Many of us are put off of contributing to the web community for fear of criticism. What can be done to stop the negativity?
I recently wrote a post entitled “contributing to the web” where I encouraged others to share what they have learnt and contribute to the development of our industry.
It is a subject I feel passionate about and so was sad to receive an email from a reader outlining why he doesn’t contribute more. His email can be summed up in the following extract:
I can tell you why there isn’t more contribution to the web despite having such a large community.Because this community can appear to be a cruel, vindictive, judgmental, and exclusionary group. It’s sad but true, I see it almost every day.
He is right. He goes on to recount various instances where he has witnessed this behaviour first hand. I could add many more. In fact relatively recently a dear friend of mine decided to stop speaking at web design conferences because some dickhead (sorry there really is no other word) decided to include her in a list of speakers that would actively make him boycott a conference. His post was personal, vindictive and based on no fact whatsoever.
What then do we do about this appalling state of affairs?
You can’t fight human behaviour
The person who emailed me implored respected figures in the web community to speak out on this issue. He seemed to believe that in some way this behaviour could be stamped out. However, I am sorry to say I disagree.
I believe this is a matter of human nature and the medium within which we work. It is easy to de-humanise the people we talk about online because we are not looking into their eyes. I myself have been less than complimentary about certain products, software etc, forgetting that this is somebodies hard work.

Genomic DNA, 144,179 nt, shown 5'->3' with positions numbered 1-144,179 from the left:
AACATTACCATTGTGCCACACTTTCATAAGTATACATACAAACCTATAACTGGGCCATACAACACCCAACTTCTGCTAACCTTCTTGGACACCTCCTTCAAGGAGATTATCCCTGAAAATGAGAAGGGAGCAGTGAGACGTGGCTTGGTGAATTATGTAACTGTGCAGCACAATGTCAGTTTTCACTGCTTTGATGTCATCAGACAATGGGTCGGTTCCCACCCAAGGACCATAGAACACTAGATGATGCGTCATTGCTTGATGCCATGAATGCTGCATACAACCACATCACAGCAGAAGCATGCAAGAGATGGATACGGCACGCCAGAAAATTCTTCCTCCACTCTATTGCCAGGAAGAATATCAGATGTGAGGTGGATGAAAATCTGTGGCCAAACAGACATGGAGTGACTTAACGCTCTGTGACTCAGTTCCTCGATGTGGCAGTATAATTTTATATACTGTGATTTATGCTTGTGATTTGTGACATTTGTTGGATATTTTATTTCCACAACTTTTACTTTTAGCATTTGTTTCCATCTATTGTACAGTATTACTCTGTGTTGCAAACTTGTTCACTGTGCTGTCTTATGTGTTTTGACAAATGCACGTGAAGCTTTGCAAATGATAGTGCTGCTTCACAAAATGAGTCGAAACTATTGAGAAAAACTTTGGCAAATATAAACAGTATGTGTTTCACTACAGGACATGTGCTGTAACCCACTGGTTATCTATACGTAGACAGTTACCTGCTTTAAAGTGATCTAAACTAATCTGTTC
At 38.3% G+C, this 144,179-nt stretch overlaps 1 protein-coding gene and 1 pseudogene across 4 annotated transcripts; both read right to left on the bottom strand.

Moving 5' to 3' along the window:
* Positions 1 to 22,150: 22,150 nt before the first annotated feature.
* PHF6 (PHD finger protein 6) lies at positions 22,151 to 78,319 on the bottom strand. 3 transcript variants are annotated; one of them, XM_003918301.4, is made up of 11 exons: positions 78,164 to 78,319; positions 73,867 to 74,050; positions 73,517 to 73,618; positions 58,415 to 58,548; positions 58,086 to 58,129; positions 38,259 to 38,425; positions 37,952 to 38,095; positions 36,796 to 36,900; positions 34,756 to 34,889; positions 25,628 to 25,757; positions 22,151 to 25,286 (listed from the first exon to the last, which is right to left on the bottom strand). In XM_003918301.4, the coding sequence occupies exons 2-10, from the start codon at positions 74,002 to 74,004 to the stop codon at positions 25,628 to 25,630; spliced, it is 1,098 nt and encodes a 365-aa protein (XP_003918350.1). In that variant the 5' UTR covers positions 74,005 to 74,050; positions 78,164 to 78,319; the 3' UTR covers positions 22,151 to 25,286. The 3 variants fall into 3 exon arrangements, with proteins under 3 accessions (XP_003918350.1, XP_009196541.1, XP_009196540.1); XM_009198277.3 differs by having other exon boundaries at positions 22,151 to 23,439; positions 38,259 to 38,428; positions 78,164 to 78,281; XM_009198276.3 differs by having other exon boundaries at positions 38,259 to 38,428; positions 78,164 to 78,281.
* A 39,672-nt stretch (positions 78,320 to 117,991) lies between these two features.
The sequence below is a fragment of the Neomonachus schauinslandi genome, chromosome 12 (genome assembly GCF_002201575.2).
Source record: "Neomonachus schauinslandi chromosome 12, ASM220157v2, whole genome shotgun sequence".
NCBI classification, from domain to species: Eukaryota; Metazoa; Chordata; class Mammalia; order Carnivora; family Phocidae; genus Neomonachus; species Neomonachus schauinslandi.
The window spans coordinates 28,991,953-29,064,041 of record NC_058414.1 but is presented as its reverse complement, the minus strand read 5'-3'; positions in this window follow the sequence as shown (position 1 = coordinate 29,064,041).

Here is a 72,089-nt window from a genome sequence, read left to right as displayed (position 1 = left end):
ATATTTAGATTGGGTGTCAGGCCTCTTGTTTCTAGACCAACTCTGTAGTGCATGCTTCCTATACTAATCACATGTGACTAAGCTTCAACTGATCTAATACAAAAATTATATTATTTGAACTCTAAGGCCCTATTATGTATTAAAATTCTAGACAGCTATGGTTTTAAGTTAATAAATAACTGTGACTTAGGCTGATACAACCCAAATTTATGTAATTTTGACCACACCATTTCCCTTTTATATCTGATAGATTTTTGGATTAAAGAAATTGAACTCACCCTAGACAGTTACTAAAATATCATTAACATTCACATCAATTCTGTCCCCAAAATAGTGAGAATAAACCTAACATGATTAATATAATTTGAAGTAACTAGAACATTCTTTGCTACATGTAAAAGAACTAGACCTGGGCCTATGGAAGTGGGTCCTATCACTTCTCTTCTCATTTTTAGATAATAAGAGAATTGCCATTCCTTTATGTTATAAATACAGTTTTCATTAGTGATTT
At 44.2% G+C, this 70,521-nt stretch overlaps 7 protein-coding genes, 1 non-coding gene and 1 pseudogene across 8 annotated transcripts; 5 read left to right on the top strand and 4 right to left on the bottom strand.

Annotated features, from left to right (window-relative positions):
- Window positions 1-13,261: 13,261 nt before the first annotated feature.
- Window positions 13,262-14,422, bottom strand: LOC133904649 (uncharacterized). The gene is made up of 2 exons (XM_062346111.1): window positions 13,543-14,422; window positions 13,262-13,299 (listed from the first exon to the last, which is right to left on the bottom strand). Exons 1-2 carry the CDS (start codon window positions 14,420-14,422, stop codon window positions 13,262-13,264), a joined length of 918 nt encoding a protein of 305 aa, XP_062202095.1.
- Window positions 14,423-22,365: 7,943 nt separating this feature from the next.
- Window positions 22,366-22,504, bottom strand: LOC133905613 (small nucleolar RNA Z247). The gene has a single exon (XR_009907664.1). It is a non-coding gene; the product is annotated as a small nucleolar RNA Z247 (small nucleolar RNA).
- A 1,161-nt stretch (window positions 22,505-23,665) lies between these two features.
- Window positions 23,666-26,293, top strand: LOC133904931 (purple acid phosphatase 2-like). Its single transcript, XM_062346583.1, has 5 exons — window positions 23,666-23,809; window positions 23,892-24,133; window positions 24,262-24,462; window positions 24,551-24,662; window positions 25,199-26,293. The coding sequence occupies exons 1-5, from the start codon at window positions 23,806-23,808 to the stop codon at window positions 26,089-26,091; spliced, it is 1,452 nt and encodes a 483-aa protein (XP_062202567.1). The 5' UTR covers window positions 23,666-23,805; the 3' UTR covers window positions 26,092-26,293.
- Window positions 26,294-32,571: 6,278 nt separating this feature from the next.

The web also doesn’t allow us to see the circumstances of those criticising us. Some guy once called me a c*unt on Twitter. However, when I challenged him on this unacceptable behaviour he quickly apologised explaining that a day of disasters had got on top of him and he lashed out. Was his behaviour acceptable? Absolutely not. Was it understandable? Completely. We have all had days that have caused us to say something harsh.
Yes there are those who are simply vindictive because they are jealous, angry or bitter. They hurt because they can or because they themselves have been hurt. This behaviour is disgraceful, but I suggest that no amount of outcry on our part is going to prevent these people saying what they are going to say.
Where then does this leave us? If we cannot change the situation, does that mean we should all give up contributing for fear we are torn apart by criticism?
We can change ourselves
Although we cannot change the behaviour of others, we can change our own attitudes. That is where the answer lies in my opinion.
I don’t believe we should allow these people to hold us back, but instead we should simply ignore them and so remove the power of their voice. We need to develop thicker skins and recognise that people will criticise, but their criticism has no value.